Black Color

Only Children and simple People like vivid Colors.

creator: x14km2d | build: 2021-10-02 | update: 2021-10-02

Intro

At the weekend, two friends were visiting and we have celebrated together New Year’s Eve. I still got a belated Christmas gift. A black acrylic paint from Japan. Since I have never worked with this color, I start here this series of experiments with different black colors. Whether it is the blackest black or simple primers. Here you will find everything that has to do with black pigments.

Musou Black (Shin-kokushokumusou)

Mosou black is a water-based acrylic paint. This is to absorb up to 94%-98% of the visible light and thus look particularly dark and black. A friend of mine brought this paint as a belated Christmas present. There are some online videos in which with this color, for example, the darkest room in the world is built. This is all quite funny, but I am much more interested in how I can incorporate this product into my modeling projects.

Not knowing anything about the paint or its properties, I put together my standard kit. Disposable ink brushes from Japan and pipettes to transport the paint. In addition, I had disposable gloves and baking paper not to make my workplace dirty.

Unlike the online videos, I wasn’t planning on painting apples or cars with the paint. I decided to use a Kitbash object. This also has the following reason. With a Kitbash object it happens in almost all cases that one works with different materials. This can be different plastics, wood, cardboard or even cork. I was interested in whether Mosou black can also exist well on different surfaces. Sometimes it can be that with weakly pigmented colors, for example, a bright filament shines through. I had that with my orange filament quite often and could sort out quite well, which products are not suitable as a primer.

The first experience I had to make is that Mosou black is quite viscous. This is ok, if it also limits the working range of the paint. I did not check if you can dilute the paint and if that also affects the pigment strength of the paint. I had a hard time using the eyedropper and the Japanese disposable ink brush didn’t work at all. But I could at least use the upper part of the brush to apply the paint. The consistency of the paint is good and can be used for interesting art objects. What I also noticed positively, the Mosou black does not smell as strong as other comparable products.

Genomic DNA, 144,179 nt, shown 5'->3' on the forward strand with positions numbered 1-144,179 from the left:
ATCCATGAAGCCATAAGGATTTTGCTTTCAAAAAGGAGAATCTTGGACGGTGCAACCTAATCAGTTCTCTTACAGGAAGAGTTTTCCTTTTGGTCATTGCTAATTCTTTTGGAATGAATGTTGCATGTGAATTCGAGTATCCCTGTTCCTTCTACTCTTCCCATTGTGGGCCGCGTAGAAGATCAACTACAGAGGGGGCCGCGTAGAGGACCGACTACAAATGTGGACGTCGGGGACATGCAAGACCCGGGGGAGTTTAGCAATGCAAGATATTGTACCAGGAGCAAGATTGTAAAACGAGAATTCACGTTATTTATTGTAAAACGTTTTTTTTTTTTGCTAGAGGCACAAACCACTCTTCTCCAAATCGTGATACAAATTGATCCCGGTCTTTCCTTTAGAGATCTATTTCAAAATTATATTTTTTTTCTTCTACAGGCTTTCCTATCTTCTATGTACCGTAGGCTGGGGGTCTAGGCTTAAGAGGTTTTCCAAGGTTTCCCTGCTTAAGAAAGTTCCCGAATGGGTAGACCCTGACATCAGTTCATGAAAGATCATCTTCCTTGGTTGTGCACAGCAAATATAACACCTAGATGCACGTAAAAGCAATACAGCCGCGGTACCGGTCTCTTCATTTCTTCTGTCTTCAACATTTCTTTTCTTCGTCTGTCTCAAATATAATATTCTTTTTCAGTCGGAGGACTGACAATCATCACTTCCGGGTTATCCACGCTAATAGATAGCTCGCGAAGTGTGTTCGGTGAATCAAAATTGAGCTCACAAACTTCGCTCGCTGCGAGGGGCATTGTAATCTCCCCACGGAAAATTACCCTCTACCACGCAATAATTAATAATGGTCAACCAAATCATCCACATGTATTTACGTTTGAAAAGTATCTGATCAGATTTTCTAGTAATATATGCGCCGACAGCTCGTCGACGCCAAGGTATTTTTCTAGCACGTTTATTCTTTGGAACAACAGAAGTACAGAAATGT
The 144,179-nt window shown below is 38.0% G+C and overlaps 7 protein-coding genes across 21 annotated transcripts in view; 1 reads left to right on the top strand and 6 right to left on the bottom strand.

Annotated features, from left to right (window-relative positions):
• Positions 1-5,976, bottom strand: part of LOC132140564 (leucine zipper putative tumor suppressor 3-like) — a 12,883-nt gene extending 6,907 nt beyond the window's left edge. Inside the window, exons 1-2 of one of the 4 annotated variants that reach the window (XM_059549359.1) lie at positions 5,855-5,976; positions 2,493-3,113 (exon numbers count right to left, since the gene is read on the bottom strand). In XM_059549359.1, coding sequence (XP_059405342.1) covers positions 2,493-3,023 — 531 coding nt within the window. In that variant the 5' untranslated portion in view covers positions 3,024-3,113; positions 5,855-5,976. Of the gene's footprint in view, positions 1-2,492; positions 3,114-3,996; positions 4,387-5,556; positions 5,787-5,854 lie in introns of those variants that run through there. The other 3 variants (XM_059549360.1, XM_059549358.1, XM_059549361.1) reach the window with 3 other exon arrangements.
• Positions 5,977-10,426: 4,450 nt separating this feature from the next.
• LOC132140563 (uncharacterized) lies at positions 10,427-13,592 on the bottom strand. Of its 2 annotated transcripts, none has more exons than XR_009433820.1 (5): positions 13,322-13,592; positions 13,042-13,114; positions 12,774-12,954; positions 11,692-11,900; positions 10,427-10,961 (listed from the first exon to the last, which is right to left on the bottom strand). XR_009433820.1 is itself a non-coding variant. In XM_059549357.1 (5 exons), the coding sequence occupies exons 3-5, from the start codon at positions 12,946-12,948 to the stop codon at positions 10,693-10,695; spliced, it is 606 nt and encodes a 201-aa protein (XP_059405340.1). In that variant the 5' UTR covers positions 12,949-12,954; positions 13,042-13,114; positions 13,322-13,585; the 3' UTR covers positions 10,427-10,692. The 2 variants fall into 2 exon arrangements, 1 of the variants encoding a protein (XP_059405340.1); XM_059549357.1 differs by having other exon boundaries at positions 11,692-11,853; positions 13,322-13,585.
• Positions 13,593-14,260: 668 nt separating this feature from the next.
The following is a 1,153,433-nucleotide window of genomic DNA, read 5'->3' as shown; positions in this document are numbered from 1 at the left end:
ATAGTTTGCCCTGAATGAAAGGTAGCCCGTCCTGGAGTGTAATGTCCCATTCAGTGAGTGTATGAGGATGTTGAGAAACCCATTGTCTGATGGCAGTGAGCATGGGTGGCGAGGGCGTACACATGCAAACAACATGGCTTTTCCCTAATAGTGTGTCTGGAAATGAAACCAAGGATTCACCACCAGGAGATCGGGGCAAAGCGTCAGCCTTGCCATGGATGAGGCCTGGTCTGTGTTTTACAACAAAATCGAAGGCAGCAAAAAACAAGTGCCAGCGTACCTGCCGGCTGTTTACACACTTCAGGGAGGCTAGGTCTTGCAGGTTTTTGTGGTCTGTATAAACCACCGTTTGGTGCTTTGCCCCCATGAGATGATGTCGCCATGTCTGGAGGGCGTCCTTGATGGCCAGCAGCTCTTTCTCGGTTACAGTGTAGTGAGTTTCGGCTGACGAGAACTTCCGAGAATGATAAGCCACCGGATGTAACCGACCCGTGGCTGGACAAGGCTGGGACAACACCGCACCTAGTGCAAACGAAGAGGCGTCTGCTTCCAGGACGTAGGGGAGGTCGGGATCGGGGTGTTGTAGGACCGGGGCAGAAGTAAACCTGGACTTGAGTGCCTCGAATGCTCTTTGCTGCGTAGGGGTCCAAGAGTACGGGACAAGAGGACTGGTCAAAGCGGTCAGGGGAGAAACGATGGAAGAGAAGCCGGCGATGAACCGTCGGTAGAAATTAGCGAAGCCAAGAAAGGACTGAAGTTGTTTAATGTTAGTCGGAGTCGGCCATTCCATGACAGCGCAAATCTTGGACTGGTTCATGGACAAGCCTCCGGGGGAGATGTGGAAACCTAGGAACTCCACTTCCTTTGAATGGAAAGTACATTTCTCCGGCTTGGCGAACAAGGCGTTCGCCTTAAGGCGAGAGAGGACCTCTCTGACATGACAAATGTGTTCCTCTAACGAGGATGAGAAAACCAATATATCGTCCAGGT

The opacity is really incredible. Whether I painted a red or white plastic part, the paint developed a completely even surface after drying. I could only see a difference when the structure of the object was different. This is super interesting and handy when painting wood next to a plastic object, for example. Unfortunately, since Mosou black is water-based, the paint is not waterproof and you can scrape it off the plastic again. To bind the paint completely to an object you have to use a clear varnish. But this is not a problem with a kitbash or a mini object, because you should use a varnish before oil washing at the latest.

Overall, my first test worked really well. Since I am experienced enough to apply paint evenly to objects, the result is much better. On the Kitbash object, I only used one base layer and it looks good. Also, the fact that I used seven different types of plastic was not visible at the end. Another interesting observation I made. Mosou black seems to leave a very fine layer of pigment. This is almost invisible when you run your finger over the object but can cause problems if you use a white glove to touch the object, for example. However, this information is really only important for professional modelers or artists.

After painting some other objects, I was able to do a second test that interested me. Can Mosou black also be drybrushed? I used my classic wooden walls for this and the result turned out really well. As a dry brush I used the Praxeti White from Castell. If you apply the black color with a brush you have a very light ductus that you can not see with the naked eye. But when you apply a very light dry brush it comes out and makes the surface of the object incredibly interesting. I really like this and overall I am satisfied with Mosou black.

So far I have not found an exact application, because in contrast to America cost 100ml in Germany €50 and that is really a very high price. So I will not use Mosou black for my modeling projects, but already have some ideas to use them in art objects, because these are located rather in the higher-priced segment.


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